Individuals with schizophrenia struggle to live life independently and improving this situation is a significant mental health priority.  It seems as though the negative symptoms of this disorder are associated with poorer functional status and quality of life than are the positive symptoms and this may be because primary negative symptoms generally do not respond well to the antipsychotic medications currently available.  Research has suggested that up to 60% of patients may have prominent clinically relevant negative symptoms that require treatment.  With this information it then becomes more easily understandable why these individuals may not be compliant with their medications – because those medications don’t work for them.  The question now is what is being done to support these individuals and address this unmet medical need?

Well, there is hope on the horizon.  An article recently published in the Journal of the American Medical Association Psychiatry looked into the use of transcranial direct current stimulation (AKA direct neurofeedback) as an add-on therapy for negative symptoms of schizophrenia.  In this double-blind randomized clinical trial of 100 individuals diagnosed with schizophrenia with predominant negative symptoms, results showed that this non-medication treatment was effective and safe in ameliorating negative symptoms.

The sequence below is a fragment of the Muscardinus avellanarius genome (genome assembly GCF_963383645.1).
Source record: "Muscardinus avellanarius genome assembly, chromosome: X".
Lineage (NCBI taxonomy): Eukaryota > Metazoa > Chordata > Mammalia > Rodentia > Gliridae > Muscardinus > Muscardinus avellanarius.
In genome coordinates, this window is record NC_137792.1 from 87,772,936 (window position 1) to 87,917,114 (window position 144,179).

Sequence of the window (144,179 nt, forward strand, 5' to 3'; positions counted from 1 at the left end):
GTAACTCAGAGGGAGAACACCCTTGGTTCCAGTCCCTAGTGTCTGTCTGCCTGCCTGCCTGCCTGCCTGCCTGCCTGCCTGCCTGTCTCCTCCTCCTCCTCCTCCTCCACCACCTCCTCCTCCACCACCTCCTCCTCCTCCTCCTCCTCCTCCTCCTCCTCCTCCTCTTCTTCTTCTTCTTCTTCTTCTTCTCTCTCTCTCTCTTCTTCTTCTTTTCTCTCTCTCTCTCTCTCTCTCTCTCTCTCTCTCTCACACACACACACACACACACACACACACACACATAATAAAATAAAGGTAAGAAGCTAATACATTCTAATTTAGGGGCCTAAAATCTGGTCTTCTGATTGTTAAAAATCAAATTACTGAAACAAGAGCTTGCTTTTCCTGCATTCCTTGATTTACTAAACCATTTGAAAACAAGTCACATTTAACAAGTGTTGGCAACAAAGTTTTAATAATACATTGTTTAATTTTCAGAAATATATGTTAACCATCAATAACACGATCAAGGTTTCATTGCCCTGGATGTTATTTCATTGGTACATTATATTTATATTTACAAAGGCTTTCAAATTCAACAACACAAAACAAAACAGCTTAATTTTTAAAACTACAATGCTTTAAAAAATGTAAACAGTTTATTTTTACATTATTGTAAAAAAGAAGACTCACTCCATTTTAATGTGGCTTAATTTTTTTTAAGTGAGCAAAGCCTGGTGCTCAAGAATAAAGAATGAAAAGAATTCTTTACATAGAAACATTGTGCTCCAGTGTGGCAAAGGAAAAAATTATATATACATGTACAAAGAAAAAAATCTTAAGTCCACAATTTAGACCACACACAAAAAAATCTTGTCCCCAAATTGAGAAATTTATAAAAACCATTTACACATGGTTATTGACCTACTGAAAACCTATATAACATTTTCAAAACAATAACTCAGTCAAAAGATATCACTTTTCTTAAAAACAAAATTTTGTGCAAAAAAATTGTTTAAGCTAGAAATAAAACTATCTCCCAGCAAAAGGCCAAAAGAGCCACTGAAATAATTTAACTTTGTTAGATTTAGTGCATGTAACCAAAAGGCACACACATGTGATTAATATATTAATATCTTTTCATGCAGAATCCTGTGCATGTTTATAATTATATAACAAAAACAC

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Might direct neurofeedback reduce impulsive behaviors?

The symptom of impulsivity can be found listed under several mental/behavioral health diagnoses, including but not limited to intermittent explosive disorder, substance abuse, OCD, PTSD and binge eating disorder.  When the Diagnostic and Statistical Manual of Mental Disorders, Fifth edition (DSM-5™) was published in 2013 and included binge eating disorder, I finally felt validated and, at the same time, gratitude for discovering yoga, which helped to reduce my anxiety and my out-of-control eating, especially in light of the fact that I didn’t want to start taking any prescription medications.

My relationship with food has been a long and winding road.  I have memories when I was 4 or 5 of sitting at my kitchen table by myself, long after everyone else finished eating and was allowed to move on, because I was not allowed to leave the table until I finished everything on my plate, including those horrible green vegetables.  I tried every trick in the book, including slipping some to the dog under the table and putting some in my mouth, wiping my mouth with a napkin and spitting what was in my mouth into the napkin.  I also hear my parents in my mind saying “Eat your food!  There are people starving in Africa” and thinking to myself “Great, send them my food!”.